The Seventh-day Adventist Church arose in rural, 19th century Michigan from the Millerite Movement. The Church's values largely corresponded to the values at the time. Simplicity was king, frugality was the norm; it was the common sense values of the American Frontier that drove the core values of early Adventism. Therein lies the problem: we as a Church allowed the core values of the 19th century American Frontier become the core values of the Adventist church, labeled them as divinely ordained, and thus they cannot change. It is true that some things have indeed changed: Wedding bands, for instance, are now considered a cultural symbol and are permitted when previously they were considered jewelry and disallowed. But we still have a long way to go in reforming the Adventist church, taking cultural values and breaking their dogmatic statuses away.
Exegesis and hermeneutics are two terms referring to the study and interpretation of a piece of written information such as the Bible. Biblical exegesis in a Protestant denomination such as Adventism relies heavily on the rejection of the Roman Catholic Church's allegorical interpretation of the Scriptures. Such was done by Protestants from Martin Luther to William Miller. But Protestants' literal interpretive methods pose several conundrums. The parables of Jesus, particularly the Rich Man and Lazarus, are clearly full of figurative language (Luther's philosophy was to interpret literally except in cases such as this). But then what about the Old Testament God, a God of vengeance, of war, and of death?
The thing exegetes have to take into account when studying the Scriptures is cultural context. In the Old Testament, the culture was very collectivist. It was about the group and not the individual. That is why Achan, his entire family, and all of his animals were killed after the spoils of war were found in his tent. If the head of the family broke the law, everybody was held responsible. In the American individualist culture, this seems to be an unfair punishment. But in the days of the Israelites, it was perfectly acceptable. Similarly, in the culture of the Old Testament, war was between gods. The reason for the Israelites' many conquests was to prove to the Lord's enemies that He was indeed the One true God. While in today's age it seems barbaric, it was culturally necessary for the wiping out of nations like Canaan and cities like Jericho. Let's not forget that Rahab helped the Israelites and was therefore saved from the destruction of Jericho.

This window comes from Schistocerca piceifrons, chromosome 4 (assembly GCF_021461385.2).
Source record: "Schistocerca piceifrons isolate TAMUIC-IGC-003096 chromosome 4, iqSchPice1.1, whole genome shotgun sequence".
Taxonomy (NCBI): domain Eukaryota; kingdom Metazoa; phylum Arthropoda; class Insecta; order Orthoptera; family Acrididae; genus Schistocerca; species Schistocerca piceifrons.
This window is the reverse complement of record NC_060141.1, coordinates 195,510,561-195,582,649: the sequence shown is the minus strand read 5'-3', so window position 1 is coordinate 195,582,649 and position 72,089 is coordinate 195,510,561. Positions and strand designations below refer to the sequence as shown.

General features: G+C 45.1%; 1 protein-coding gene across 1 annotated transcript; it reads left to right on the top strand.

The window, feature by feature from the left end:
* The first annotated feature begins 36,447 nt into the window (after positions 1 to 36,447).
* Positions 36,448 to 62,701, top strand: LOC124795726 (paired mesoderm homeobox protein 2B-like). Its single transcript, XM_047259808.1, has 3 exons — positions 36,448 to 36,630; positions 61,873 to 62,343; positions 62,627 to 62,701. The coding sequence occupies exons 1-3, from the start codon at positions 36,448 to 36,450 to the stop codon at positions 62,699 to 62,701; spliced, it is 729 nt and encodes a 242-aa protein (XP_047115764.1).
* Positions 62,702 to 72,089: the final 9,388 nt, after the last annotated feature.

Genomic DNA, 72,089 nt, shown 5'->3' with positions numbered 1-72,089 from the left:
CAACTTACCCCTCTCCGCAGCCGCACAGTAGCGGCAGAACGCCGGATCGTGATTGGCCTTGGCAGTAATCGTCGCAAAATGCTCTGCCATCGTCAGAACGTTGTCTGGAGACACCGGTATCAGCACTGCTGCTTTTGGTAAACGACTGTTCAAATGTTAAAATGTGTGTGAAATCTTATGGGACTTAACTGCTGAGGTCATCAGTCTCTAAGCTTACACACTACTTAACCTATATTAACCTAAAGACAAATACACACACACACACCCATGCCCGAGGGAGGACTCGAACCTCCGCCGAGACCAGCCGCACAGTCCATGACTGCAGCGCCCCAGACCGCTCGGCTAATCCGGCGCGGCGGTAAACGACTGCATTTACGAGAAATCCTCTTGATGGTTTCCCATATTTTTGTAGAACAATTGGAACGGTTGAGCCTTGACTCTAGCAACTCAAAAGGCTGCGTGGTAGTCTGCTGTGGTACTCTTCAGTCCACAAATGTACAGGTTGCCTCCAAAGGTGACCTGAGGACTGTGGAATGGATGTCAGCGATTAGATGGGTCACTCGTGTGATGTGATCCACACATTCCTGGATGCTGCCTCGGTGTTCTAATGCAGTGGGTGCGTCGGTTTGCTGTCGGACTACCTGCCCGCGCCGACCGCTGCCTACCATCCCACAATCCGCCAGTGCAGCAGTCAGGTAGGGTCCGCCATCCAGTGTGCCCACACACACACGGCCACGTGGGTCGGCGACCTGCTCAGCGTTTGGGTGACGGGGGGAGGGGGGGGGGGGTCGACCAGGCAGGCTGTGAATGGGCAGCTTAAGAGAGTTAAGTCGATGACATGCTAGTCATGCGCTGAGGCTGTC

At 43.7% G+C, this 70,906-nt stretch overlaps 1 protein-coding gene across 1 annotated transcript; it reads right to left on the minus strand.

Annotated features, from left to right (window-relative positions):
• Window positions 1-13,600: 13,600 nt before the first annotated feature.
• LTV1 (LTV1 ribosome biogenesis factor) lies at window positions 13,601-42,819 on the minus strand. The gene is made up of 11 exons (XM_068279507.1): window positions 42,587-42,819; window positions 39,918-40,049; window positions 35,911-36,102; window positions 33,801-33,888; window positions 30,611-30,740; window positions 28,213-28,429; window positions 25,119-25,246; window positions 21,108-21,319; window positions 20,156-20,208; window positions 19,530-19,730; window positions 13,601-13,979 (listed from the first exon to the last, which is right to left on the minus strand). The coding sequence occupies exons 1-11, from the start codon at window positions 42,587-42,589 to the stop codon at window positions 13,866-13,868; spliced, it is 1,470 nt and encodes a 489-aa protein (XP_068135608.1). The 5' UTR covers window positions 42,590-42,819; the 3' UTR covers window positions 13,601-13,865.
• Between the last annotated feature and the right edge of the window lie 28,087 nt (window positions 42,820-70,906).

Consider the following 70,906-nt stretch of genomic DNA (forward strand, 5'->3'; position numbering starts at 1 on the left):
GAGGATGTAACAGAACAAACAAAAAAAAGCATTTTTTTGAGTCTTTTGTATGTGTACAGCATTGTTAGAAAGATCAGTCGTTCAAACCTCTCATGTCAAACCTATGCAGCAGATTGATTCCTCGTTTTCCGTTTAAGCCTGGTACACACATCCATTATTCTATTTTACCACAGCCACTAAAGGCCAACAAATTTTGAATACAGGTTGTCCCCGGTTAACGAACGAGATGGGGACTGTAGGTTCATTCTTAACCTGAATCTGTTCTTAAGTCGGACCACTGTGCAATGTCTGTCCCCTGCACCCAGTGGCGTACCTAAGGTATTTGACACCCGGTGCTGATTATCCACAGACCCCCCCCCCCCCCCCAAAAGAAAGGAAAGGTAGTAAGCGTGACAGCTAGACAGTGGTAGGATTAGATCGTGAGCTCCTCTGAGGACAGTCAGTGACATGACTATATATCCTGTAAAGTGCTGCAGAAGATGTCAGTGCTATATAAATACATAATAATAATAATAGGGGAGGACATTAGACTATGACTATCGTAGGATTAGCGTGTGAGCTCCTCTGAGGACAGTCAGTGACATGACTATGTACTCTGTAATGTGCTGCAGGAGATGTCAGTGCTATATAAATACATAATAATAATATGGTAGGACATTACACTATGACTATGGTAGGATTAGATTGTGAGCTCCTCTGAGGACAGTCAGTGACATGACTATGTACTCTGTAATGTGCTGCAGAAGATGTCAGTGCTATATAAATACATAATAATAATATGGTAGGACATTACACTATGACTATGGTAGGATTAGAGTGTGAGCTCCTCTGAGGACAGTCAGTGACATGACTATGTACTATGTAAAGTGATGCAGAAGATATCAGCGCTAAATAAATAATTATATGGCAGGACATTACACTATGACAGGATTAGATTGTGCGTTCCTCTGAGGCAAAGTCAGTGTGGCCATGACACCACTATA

My point in this is not to give you a Bible class or a history lesson, but to point out that God works across cultural boundaries. When we try and say that the 19th century values of Adventism are divinely ordained, or that the Old Testament is clearly fallacious because it paints a different portrait of the Lord, we ourselves are trying to be God. We are trying to put God in a box, and anybody who knows anything about Him knows that no box can contain Him. What the elders in the Church need to realize is that cultures change. And with the changing cultures, so changes the way we should look at our values and doctrines. As long as we keep the same fundamental truths the same, the little things can change. But the younger members of the church also have to realize that with the advent of things like computers, cell phones, and contemporary music, we have an entirely different culture than those who might be older. Things we may find perfectly acceptable may be culturally inappropriate in their eyes. We need to respect the culture of those who came before us while finding ways to change the status quo without being blatantly offensive.
Remember, we may be the future of the church, but the current culture is vastly different. We're not trying to knock down the Berlin Wall here. What we as young people need to do is realize that so that we can coexist peacefully with our fellow Adventists. One of Satan's favorite games is destroying our relationships with God. So stand up to him and stay with the Church.
Your Brother in Christ,